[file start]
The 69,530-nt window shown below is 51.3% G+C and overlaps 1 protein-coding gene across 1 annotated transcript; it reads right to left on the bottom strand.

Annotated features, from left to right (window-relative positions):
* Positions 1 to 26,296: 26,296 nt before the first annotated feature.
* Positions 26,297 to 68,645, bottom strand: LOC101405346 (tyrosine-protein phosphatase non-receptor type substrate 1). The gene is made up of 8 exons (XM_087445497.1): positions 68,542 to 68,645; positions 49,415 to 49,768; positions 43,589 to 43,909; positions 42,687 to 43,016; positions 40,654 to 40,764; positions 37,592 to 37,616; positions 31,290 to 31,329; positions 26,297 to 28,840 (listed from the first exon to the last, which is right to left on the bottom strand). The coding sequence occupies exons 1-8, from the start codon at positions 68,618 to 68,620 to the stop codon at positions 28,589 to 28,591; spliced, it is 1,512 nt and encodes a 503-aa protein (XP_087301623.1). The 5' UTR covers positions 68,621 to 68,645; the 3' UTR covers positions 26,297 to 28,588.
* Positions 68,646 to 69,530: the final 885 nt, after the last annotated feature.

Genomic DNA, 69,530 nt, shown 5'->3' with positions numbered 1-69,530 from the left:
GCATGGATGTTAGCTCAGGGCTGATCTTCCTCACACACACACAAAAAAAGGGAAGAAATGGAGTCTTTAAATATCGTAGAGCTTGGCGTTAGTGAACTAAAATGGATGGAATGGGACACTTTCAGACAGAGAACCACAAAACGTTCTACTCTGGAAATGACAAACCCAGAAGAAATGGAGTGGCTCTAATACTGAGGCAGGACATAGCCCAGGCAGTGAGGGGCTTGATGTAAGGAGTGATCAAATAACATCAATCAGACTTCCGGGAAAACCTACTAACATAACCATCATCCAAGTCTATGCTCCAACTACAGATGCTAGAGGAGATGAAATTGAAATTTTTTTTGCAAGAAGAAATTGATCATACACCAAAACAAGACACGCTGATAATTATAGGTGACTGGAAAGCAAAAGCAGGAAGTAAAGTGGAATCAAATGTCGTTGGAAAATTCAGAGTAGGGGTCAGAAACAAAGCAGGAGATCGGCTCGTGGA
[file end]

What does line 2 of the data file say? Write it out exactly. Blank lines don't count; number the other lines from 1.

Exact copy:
Annotated features, from left to right (window-relative positions):